Neurocognitive consequences of blast-induced traumatic brain injury (bTBI) pose significant concerns for military service members and veterans with the majority of "invisible injury." However, the underlying mechanism of such mild bTBI by low-intensity blast (LIB) exposure for long-term cognitive and mental deficits remains elusive. Our previous studies have shown that mice exposed to LIB result in nanoscale ultrastructural abnormalities in the absence of gross or apparent cellular damage in the brain. Here we tested the hypothesis that glutamatergic hyperexcitability may contribute to long-term learning deficits. Using brain slice electrophysiological recordings, we found an increase in averaged frequencies with a burst pattern of miniature excitatory postsynaptic currents (mEPSCs) in hippocampal CA3 neurons in LIB-exposed mice at 1- and 7-days post injury, which was blocked by a specific NMDA receptor antagonist AP5. In addition, cognitive function assessed at 3-months post LIB exposure by automated home-cage monitoring showed deficits in dynamic patterns of discrimination learning and cognitive flexibility in LIB-exposed mice. Collected hippocampal tissue was further processed for quantitative global-proteomic analysis. Advanced data-independent acquisition for quantitative tandem mass spectrometry analysis identified altered expression of proteins involved in synaptic plasticity and serine protease inhibitors in LIB-exposed mice. Some were correlated with the ability of discrimination learning and cognitive flexibility. These findings show that acute glutamatergic hyperexcitability in the hippocampus induced by LIB may contribute to long-term cognitive dysfunction and protein alterations. Studies using this military-relevant mouse model of mild bTBI provide valuable insights into developing a potential therapeutic strategy to ameliorate hyperexcitability-modulated LIB injuries.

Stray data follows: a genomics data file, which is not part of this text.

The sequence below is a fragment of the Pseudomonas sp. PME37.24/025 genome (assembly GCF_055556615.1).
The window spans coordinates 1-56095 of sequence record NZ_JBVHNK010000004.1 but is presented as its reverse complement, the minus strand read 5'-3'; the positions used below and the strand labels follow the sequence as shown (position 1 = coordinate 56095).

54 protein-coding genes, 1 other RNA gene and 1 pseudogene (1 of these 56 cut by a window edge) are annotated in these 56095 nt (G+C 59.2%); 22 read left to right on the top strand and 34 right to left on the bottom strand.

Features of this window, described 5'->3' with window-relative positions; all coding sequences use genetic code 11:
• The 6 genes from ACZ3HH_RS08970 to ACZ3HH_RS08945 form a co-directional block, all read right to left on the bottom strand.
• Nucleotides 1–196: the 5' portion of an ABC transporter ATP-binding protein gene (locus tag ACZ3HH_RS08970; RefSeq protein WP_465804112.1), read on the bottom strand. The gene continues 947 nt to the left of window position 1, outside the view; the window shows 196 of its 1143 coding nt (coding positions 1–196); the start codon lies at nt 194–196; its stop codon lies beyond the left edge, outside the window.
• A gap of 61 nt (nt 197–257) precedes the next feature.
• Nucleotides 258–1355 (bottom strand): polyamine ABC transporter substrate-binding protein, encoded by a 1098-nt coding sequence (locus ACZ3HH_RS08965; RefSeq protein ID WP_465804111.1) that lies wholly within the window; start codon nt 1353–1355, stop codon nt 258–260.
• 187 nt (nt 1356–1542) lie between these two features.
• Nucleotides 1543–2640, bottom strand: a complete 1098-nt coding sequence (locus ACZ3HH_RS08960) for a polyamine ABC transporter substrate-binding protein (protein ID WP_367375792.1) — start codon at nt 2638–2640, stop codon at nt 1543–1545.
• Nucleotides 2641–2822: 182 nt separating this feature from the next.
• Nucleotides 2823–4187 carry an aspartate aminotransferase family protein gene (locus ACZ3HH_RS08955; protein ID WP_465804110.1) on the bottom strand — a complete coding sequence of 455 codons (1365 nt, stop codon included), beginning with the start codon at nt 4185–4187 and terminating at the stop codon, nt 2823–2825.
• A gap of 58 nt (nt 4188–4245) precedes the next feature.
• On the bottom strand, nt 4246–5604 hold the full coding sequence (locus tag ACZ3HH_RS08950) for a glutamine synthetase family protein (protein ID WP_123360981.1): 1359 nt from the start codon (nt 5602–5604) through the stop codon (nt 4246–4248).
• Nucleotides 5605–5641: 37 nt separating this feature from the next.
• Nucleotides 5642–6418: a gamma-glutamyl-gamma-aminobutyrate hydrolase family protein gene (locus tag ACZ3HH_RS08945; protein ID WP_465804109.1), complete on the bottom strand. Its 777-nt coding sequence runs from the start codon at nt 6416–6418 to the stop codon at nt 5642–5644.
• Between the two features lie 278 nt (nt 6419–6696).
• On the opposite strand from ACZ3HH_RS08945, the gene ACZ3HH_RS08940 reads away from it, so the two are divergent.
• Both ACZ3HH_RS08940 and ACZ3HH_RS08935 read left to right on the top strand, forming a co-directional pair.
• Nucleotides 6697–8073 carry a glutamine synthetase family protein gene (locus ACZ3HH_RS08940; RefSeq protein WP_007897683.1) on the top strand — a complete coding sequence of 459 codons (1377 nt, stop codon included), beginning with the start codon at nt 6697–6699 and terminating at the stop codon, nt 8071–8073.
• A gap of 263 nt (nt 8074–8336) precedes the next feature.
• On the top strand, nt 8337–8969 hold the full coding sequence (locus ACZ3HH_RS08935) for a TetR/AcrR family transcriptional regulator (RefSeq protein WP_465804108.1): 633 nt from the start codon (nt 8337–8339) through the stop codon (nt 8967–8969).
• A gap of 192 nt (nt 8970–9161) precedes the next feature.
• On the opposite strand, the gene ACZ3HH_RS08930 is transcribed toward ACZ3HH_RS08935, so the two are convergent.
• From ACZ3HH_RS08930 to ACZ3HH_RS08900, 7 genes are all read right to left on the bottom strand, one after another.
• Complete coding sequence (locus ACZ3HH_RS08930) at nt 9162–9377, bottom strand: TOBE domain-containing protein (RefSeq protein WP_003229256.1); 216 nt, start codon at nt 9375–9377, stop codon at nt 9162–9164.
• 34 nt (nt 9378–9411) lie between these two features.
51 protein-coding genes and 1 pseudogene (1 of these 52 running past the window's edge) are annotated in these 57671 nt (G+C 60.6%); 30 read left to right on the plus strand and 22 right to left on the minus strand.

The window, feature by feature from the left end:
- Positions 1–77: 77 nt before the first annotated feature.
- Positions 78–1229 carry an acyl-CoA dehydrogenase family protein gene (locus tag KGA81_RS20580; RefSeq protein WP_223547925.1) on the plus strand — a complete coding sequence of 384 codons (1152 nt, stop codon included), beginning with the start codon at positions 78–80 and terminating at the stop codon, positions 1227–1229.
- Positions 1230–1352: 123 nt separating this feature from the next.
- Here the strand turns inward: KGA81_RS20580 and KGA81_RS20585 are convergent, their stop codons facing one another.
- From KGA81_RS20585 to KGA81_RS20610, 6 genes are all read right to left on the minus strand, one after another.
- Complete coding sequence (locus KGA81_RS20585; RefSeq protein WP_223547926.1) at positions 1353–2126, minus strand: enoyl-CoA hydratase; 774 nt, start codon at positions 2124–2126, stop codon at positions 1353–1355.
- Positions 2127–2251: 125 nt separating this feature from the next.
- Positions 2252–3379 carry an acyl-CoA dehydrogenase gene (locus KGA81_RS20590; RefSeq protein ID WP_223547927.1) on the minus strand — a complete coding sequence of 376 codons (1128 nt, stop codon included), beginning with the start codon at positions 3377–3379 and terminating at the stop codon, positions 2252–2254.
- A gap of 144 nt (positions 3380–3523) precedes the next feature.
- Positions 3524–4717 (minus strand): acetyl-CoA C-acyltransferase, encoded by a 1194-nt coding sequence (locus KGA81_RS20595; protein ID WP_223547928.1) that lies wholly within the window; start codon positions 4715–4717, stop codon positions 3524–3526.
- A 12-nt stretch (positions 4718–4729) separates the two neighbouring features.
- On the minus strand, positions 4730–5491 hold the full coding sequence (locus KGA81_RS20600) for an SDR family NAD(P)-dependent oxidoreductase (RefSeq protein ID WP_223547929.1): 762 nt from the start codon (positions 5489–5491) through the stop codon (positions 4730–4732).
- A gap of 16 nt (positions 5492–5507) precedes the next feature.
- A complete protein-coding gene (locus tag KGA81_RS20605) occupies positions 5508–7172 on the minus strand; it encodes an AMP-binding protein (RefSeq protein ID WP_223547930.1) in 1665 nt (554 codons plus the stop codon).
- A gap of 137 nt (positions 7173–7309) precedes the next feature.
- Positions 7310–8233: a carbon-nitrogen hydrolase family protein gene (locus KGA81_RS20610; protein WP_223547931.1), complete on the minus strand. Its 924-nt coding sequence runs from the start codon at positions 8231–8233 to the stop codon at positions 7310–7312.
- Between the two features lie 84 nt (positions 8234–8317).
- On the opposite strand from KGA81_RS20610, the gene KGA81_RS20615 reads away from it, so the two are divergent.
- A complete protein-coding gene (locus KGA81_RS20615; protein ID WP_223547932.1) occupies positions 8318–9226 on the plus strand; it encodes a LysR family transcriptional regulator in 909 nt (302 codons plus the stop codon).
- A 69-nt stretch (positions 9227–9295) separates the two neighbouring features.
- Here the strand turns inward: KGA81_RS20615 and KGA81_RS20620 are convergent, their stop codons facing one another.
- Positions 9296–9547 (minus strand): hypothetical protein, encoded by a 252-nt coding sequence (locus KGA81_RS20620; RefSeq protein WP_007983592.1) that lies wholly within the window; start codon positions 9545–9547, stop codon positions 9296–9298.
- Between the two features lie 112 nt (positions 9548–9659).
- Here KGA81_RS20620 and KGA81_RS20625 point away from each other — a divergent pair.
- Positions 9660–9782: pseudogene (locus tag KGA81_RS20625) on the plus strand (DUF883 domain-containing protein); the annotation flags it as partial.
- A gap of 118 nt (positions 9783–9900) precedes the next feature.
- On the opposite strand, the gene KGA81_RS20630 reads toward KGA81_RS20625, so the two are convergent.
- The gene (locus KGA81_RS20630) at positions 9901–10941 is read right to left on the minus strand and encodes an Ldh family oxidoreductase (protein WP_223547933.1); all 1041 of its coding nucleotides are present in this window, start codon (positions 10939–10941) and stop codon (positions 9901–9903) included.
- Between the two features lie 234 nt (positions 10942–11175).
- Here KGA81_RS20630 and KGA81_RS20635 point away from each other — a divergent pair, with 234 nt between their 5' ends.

S. Chen et al., "Low-Intensity Blast Induces Acute Glutamatergic Hyperexcitability in Mouse Hippocampus Leading to Long-Term Learning Deficits and Altered Expression of Proteins Involved in Synaptic Plasticity and Serine Protease Inhibitors," Neurobiology of Disease, vol. 165, article no. 105634, Elsevier, Apr 2022.
The definitive version is available at https://doi.org/10.1016/j.nbd.2022.105634
Keywords and Phrases
Chronic cognitive dysfunction; Glutamatergic hyperexcitability; Home-cage monitoring; Label-free proteomic quantitation; Primary open-field blast
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01 Apr 2022